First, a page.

What is the wind window? How do kiteboarders use the wind window to speed up and change directions? Understanding the concept of the wind window is critical if you want to progress in the sport of kiteboarding.
Basically, the wind window is the name given to the three-dimensional area downwind of the pilot that the kite can fly in. The length of the kite lines will determine the radius of that a particular wind window.
So, the longer the line, the larger the radius of the wind window. That is why kiteboarders use the clock – from 9 to 3 o’clock – to get the exact location of the kite above the water.
The three main zones of wind window will effectively impact the power of the kite. Mastering the intuitive technique of getting the kite where you want it to be will get you full control of the sport.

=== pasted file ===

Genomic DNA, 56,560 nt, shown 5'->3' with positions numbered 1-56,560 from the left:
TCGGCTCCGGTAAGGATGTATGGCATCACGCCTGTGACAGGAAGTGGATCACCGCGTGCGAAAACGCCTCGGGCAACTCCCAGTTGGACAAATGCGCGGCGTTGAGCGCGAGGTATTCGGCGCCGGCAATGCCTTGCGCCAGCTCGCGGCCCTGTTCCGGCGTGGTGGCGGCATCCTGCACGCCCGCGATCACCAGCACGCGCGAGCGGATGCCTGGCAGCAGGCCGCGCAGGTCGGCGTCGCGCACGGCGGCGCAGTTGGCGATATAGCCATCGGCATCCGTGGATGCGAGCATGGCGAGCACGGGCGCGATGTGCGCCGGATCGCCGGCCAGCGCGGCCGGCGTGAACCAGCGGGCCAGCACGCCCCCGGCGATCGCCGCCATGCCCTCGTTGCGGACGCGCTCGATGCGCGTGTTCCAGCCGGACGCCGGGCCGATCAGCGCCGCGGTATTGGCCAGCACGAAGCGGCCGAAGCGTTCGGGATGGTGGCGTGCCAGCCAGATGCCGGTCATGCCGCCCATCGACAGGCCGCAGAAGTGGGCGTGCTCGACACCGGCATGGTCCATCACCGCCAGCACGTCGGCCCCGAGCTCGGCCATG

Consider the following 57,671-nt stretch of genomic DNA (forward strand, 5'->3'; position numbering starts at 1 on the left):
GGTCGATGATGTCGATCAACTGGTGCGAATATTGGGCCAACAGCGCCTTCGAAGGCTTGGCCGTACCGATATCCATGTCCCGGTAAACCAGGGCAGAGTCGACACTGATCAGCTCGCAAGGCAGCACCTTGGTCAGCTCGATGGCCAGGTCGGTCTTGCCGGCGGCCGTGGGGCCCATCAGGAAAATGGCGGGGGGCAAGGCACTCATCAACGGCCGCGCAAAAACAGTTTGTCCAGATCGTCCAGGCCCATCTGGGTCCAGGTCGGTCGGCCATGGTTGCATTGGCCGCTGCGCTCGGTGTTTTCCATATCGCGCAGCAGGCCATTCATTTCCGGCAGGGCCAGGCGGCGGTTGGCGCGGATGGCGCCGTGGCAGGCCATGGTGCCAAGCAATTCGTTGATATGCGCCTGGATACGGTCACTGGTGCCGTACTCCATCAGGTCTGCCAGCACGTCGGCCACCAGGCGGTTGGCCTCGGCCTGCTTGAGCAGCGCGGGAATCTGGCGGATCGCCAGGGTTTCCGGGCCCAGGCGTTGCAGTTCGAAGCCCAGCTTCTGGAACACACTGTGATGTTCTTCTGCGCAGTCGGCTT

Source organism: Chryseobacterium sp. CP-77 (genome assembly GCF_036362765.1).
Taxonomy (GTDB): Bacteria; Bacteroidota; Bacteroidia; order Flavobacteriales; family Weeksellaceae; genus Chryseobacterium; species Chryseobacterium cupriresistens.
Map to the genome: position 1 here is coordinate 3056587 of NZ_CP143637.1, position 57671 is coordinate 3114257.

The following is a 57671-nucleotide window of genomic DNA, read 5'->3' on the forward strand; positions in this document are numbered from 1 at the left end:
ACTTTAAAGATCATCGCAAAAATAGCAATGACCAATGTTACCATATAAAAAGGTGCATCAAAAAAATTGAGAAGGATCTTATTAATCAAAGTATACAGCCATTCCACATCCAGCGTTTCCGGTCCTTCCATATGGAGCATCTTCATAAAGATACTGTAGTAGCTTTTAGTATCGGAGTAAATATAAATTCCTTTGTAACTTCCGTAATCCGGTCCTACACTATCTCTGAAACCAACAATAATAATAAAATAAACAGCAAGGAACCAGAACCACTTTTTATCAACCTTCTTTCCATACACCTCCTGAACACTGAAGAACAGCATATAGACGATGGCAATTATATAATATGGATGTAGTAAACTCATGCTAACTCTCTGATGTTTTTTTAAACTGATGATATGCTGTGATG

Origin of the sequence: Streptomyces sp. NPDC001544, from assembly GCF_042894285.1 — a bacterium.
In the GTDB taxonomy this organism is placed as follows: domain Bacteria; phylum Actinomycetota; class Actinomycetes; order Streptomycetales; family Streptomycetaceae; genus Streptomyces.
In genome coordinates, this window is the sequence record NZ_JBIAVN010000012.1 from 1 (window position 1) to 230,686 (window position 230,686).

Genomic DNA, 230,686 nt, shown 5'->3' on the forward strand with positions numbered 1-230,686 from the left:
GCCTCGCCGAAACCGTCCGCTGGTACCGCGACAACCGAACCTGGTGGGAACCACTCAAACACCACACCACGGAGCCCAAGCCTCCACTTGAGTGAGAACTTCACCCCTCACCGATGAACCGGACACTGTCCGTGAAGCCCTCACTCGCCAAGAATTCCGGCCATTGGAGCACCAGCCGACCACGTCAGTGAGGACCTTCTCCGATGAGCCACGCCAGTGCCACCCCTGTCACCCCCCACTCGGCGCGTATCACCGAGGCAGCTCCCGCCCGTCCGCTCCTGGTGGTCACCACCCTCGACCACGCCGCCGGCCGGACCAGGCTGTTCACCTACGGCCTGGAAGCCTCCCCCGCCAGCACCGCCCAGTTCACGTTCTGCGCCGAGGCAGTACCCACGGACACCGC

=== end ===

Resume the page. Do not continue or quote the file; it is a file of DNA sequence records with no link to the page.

The three wind window zones are:
1. The Edge/Neutral Zone: in good winds, the kite can remain in stationary flight in this zone, producing little or no power.
2. The Intermediate/Soft Zone: the area downwind of the neutral zone, where the kite starts to move dynamically and produces power; the power generated within the intermediate zone is gradual, increasing the closer it is to the center point of the window or power zone.
3. The Power Zone: the most powerful area within the wind window and is used with sensible control; this zone is rarely needed except in light winds and when performing advanced tricks; the kite cannot be paused or stopped in this zone and will continue to fly towards the neutral zone.
If you’re launching or landing a kite, you’ll need to get it to the edge/neutral zone. A water start will require your kite to be in the power zone. You should not get your kite at 12 o’clock (Zenith) when at the beach.
If you’re looking for maximum speed, send your kite into the power zone at between 9h30 and 10 o’clock. But remember, don’t get overpowered in strong winds or violent wind gust conditions.